Nor does Ms. Lewis want there to be any ambiguity about her position. She proclaims that she plans to advocate for a group of poets who will enable her to “redefin(e) what ‘LA Poet’ means”; these poets include Wanda Coleman and Garrett Hongo, as well as Juan Felipe Herrera. “Do you know what I mean?” she inquires.

I do know what she means. I’ve just tweeted:

“L.A. poetry is Wanda Coleman and Garrett Hongo,” whom (RCL ought to know, but doesn’t) I was the first to publish.

I don’t expect anyone appointed as the Poet Laureate of Los Angeles to be an assiduous scholar of Southern California literary history. I do expect, however, the poet laureate of Los Angeles to have a basic familiarity with those who created a critical mass of “scenes” sufficiently prominent to make it feasible for a position such as poet laureate to be bureaucratically anointed by the Cultural Affairs Department of the City of Los Angeles.

Back in the mid-1970s, I took the money I had saved from two years of working as a blueprint machine operator and started a poetry magazine, Momentum. By the second issue, I had become the first editor to publish the poetry of Wanda Coleman and Garrett Hongo. My support of Coleman’s and Hongo’s poetry was complemented by my friend, Leland Hickman, whose editorial efforts included them in his first undertaking as an editor. I went on to publish the writing of many LA-based poets, including Aleida Rodriguez and Manazar Gamboa. Yes, it’s true that the overwhelming majority of the poets I published in my magazine fit the general category of “white and a little Beat,” but it would be quite a stretch to describe them as being collaborators with the culture industry. Has Ms. Lewis read the books I published by gay poets (Leland Hickman, Joseph Hansen, Jack Thomas) or the poetry I published that was aligned with one of the most important feminist institutions of the period, the Woman’s Building? Holly Prado’s Feasts remains one of the underground classics of that era; Kate Braverman’s Milk Run is probably one of the hundred best first books of the post-World War II American poetry. Deena Metzger’s Dark Milk contains forthright meditations on the political struggles of the period.

By the time I edited my second anthology, “Poetry Loves Poetry,” in the mid-1980s, the range of poets working in Los Angeles was exceptionally intriguing, and no one group was dominating the conversation. If anything, the scenes were only getting more complicated: thanks to the arrival of Douglas Messerli at the very moment PLP was getting its first reviews, the poets interested in avant-garde poetics received an enormous boost. Leland Hickman’s Temblor magazine (1985-1990) hardly qualifies as a representative instance of a scene that is “a little Beat.” On the other hand, S.A. Griffin, Scott Wannberg, and Doug Knott were “holdouts” in reinvigorating the Beat legacy. With ever increasing prominence in this later period, the poetry performing troupe of Nearly Fatal Women (Suzanne Lummis, Laurel Ann Bogen, Linda Albertano) invigorated the coalescence of the Stand Up poetry movement in the late 1980s and early 1990s, as championed by Charles Harper Webb. During the last dozen or so years of the past century, Lummis organized a city-wide celebration of poetry, the L.A. Poetry Festival, that reflected the multi-cultural maturity of the city’s expanding poetry scenes.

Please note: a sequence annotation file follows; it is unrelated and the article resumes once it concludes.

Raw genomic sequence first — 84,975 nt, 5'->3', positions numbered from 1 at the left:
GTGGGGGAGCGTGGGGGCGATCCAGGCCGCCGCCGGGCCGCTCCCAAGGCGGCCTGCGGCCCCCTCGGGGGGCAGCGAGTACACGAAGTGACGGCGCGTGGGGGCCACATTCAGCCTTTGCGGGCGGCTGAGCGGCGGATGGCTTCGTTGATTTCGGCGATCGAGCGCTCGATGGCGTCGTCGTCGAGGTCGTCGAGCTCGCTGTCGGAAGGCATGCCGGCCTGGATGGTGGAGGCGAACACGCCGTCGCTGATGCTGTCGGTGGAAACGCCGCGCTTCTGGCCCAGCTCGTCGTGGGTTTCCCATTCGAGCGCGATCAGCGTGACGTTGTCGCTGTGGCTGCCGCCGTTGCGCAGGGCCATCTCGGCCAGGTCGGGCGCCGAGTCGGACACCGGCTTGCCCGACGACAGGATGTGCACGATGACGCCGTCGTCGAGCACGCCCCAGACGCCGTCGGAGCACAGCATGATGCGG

The diversity of Lummis’s festival was hardly a new feature of the region’s literary ecology. In the mid-1970s, Beyond Baroque launched its first wave of book publications with a volume of poems by K. Curtis Lyle, one of the charter members of the Watts Writers Workshop, and Beyond Baroque reiterated its belief in his poetry when it published Electric Church. Many people associate Beyond Baroque’s first two decades with the leadership provided by James Krusoe, Jack Grapes, and Dennis Cooper, but it also proved to be a crucial training ground for poets such as Michelle T. Clinton, whose poetry was first anthologized in “PLP”, and who then went on to co-edit an anthology entitled Invocation L.A., which proclaimed itself the first multi-cultural anthology of L.A. poets.

Perhaps, though, the most telling aspect of Ms. Lewis’s comments on L.A. poetry concerns her elision of small press activity in this region. Although she mentions in her interview in LARB how she worked at Kitchen Table Press when she first arrived in New York City, her knowledge of literary magazine production in Los Angeles during the past 60 years seems to be abysmally blank. Professionally trained in New York and New England, and published by Knopf, it can hardly pass unnoticed that Ms. Lewis seems to have a typical East Coast attitude towards Southern California poetry magazines and small presses. Her failure to acknowledge the editorial work of John Martin, Paul Vangelisti, Aleida Rodriguez, Leland Hickman, Dennis Cooper, Jack Grapes, Doren Robbins, Harvey Robert Kubernik, Douglas Messerli, Kate Gale and Tim Green verges on outrageous. What about the publishing projects of Luis J. Rodriguez and his Tia Chucha Press? Is Ms. Lewis completely unaware of David Kippen’s important work at Libros Schmibros?